Friday, February 20, 2009

Habs At It Again

The story of the Kostitsyn's and organized crime in Montreal has taken on a life of it's own, but of course-- this is not something that is unknown to the world of the NHL, nor the world of the Montreal Canadiens. We all remember Jose Theodore's run-in with the law in regards to organized crime and his father's possible involvement with loan-sharking.

Plus, you have the curious case of the the Russians being controlled by the organized crime in Russian while they play in the NHL. Such names as Pavel Bure, Alexei Zhitnik and, Alex Mogilny, to name just a few. The CBC's "Fifth Estate" did a piece about this situation back in 1999, which involved Bure, Valery Kamensky, and Slava Fetisov. PBS's "Frontline" had a story about the mafia's "power play" in the NHL, while Play the Game has a pretty big piece about the different types of scenarios that happens, which is quite a solid read.

However, it seems that this happens every few years-- especially with those who come from the Eastern Bloc nations. Whether it's gullibility or contact they made before they reached the NHL, but somehow-- these kind of stories surface once every 5-7 years with the NHL. We had a some kind of hypothesis like this when Evgeni Malkin has his little dilemna before he came into the NHL. It's something that almost can't be avoided when it comes to Russian superstars however, especially if they are high-profile ones. You almost have to wonder what will happen if the NHLers go over the Sochi for the 2014 Olympics.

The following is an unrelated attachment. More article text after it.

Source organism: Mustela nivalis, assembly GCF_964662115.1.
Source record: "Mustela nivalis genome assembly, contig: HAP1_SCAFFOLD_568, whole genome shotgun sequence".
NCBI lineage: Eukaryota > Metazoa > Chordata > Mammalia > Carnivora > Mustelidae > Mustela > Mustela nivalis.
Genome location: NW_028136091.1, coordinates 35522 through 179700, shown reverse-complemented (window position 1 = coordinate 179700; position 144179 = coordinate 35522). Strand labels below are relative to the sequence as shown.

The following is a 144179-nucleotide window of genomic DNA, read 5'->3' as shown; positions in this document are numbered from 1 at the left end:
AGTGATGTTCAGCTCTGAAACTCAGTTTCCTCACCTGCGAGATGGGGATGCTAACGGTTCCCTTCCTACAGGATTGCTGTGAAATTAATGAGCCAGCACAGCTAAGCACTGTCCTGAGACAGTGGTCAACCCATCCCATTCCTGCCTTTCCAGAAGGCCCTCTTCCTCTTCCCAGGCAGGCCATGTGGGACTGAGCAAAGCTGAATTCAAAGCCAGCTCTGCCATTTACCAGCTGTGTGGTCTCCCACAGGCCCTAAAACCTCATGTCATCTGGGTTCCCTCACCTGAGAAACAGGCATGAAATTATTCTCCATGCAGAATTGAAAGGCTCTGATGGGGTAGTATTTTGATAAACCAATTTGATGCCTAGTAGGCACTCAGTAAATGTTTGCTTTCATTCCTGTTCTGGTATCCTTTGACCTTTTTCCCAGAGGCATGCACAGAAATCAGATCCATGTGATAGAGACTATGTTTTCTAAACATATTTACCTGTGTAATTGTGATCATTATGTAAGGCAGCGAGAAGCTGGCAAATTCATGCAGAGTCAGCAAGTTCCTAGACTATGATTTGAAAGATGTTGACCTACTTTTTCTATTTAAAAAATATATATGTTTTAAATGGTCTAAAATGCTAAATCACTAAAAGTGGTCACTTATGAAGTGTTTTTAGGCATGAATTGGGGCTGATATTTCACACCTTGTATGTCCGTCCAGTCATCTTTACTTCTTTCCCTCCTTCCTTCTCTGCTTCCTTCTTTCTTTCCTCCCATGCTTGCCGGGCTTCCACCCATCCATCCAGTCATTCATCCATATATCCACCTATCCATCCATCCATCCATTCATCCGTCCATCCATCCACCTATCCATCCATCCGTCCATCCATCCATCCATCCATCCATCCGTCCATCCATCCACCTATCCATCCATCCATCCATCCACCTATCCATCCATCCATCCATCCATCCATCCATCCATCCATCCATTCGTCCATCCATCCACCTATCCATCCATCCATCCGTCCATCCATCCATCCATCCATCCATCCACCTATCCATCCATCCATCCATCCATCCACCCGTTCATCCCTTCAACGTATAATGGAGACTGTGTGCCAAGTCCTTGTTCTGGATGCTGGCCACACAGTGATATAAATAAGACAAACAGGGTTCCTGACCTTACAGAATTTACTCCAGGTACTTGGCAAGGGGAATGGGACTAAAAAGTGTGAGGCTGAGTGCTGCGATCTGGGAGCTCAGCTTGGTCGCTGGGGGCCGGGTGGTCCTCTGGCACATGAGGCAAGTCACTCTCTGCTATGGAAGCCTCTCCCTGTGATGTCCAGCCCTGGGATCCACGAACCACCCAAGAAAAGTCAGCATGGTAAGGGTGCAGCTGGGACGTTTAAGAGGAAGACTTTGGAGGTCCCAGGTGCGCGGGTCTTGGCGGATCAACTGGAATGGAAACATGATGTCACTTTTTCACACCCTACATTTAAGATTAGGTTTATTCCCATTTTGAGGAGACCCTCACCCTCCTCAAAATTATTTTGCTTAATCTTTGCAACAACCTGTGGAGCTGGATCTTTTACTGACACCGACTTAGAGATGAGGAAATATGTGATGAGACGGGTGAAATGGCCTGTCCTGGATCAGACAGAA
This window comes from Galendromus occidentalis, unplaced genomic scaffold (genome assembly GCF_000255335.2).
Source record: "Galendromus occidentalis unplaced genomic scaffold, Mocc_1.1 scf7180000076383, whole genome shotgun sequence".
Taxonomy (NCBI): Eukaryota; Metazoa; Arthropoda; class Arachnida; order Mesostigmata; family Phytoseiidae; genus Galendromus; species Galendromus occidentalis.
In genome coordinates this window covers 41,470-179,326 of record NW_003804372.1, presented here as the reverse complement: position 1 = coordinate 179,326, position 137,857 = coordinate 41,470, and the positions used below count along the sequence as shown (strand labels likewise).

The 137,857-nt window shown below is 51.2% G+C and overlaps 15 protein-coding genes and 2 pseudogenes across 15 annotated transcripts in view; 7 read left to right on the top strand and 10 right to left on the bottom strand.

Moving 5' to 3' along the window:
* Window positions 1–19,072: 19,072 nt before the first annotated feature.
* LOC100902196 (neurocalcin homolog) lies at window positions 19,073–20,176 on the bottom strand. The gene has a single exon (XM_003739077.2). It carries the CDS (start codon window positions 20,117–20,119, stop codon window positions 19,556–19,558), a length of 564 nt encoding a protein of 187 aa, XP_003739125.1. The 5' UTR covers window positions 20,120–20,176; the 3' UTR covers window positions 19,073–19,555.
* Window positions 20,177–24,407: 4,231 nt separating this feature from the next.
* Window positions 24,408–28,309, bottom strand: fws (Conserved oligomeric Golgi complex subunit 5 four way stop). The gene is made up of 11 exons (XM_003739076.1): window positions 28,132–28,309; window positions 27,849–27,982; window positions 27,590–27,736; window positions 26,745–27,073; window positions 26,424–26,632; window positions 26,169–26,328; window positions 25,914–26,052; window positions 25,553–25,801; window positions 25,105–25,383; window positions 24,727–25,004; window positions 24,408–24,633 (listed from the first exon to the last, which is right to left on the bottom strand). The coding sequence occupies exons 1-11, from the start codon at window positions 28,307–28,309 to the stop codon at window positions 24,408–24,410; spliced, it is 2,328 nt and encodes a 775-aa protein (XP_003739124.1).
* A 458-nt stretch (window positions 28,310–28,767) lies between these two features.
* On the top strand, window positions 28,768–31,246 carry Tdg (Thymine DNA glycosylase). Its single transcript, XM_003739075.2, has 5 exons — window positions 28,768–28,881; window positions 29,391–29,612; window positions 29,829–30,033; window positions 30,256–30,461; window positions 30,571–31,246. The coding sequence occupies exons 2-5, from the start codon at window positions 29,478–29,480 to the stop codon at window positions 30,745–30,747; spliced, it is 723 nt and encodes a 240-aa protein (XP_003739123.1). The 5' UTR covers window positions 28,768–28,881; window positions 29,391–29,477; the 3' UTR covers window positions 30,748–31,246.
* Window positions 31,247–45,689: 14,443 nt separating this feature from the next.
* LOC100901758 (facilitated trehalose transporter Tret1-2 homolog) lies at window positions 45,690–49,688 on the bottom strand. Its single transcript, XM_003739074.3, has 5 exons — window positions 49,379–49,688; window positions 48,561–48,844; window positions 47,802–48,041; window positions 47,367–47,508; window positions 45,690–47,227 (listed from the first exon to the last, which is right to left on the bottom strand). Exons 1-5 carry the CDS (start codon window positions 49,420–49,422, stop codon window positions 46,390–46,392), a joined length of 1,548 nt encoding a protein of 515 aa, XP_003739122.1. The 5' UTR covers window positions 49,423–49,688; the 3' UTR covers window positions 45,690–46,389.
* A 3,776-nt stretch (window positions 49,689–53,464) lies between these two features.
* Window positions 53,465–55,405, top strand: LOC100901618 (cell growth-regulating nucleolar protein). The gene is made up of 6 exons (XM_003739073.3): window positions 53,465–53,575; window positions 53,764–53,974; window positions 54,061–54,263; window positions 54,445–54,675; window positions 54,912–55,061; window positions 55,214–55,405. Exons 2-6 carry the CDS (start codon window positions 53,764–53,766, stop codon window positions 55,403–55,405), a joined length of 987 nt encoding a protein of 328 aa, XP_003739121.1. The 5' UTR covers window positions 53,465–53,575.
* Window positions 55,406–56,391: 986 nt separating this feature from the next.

Yet, while on some message boards, hockey fans believe this is a black-eye for the face of the game. I don't know how some could see this as a big deal for the league, when other leagues in North America could have something like this (much like the MLB) and it passes like it's nothing at all. The NFL and NBA has stuff like this all the time, but like my friend and guest of FOHS Kym "With a 'y'" said: "Because 90% of the time the NHL behaves itself. Steroids and misdemeanors are so common in other sports that people are used to it."

And that's the truth. The NHL can keep it's nose-clean so much, but the moment that the league has something scandalous happen to it-- it's a huge deal. People make this out to be the biggest thing ever and yet, it passes like that and it usually guilt by association, but not direct association. Also, it's when the kids are younger and more adept to be influenced by these possible connections.

In the end, if there's nothing the Kostitsyn's are involved in directly, it's another happenstance of the connections they made as young, vulnerable hockey players who could believe they could live beyond their means by making some friends they don't know all that well, but they live a high life; so it attracts them. If they didn't do anything wrong-- it's a non-issue and really all for naught.

However in the biggest anniversary in this storied franchise, the news has been nothing but bad as of late. With the team slumping and rumors of the night life being too much for the youngsters, it's the perfect storm for a collapse the size of the Ottawa Senators of '07-'08.

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